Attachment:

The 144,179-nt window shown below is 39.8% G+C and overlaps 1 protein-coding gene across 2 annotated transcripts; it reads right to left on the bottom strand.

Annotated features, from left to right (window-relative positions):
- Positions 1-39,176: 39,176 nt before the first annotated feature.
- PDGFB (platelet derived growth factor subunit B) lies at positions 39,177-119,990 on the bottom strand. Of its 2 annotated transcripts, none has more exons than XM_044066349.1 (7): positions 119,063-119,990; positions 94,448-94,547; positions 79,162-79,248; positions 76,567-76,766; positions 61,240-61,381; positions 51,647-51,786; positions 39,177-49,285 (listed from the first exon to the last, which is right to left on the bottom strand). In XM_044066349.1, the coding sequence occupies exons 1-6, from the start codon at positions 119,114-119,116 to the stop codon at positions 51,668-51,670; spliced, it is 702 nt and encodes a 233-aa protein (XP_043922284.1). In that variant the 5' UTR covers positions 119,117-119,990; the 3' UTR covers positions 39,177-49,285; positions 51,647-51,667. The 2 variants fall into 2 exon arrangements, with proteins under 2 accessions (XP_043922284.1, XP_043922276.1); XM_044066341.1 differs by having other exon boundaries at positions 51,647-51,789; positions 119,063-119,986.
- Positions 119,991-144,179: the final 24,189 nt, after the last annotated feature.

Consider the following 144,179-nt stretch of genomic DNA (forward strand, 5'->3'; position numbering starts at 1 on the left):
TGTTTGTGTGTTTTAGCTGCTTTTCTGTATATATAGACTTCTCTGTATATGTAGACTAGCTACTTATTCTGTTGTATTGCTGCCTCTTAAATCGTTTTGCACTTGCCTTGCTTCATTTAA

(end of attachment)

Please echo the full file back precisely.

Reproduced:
The 144,179-nt window shown below is 39.8% G+C and overlaps 1 protein-coding gene across 2 annotated transcripts; it reads right to left on the bottom strand.

Annotated features, from left to right (window-relative positions):
- Positions 1-39,176: 39,176 nt before the first annotated feature.
- PDGFB (platelet derived growth factor subunit B) lies at positions 39,177-119,990 on the bottom strand. Of its 2 annotated transcripts, none has more exons than XM_044066349.1 (7): positions 119,063-119,990; positions 94,448-94,547; positions 79,162-79,248; positions 76,567-76,766; positions 61,240-61,381; positions 51,647-51,786; positions 39,177-49,285 (listed from the first exon to the last, which is right to left on the bottom strand). In XM_044066349.1, the coding sequence occupies exons 1-6, from the start codon at positions 119,114-119,116 to the stop codon at positions 51,668-51,670; spliced, it is 702 nt and encodes a 233-aa protein (XP_043922284.1). In that variant the 5' UTR covers positions 119,117-119,990; the 3' UTR covers positions 39,177-49,285; positions 51,647-51,667. The 2 variants fall into 2 exon arrangements, with proteins under 2 accessions (XP_043922284.1, XP_043922276.1); XM_044066341.1 differs by having other exon boundaries at positions 51,647-51,789; positions 119,063-119,986.
- Positions 119,991-144,179: the final 24,189 nt, after the last annotated feature.

Consider the following 144,179-nt stretch of genomic DNA (forward strand, 5'->3'; position numbering starts at 1 on the left):
TGTTTGTGTGTTTTAGCTGCTTTTCTGTATATATAGACTTCTCTGTATATGTAGACTAGCTACTTATTCTGTTGTATTGCTGCCTCTTAAATCGTTTTGCACTTGCCTTGCTTCATTTAA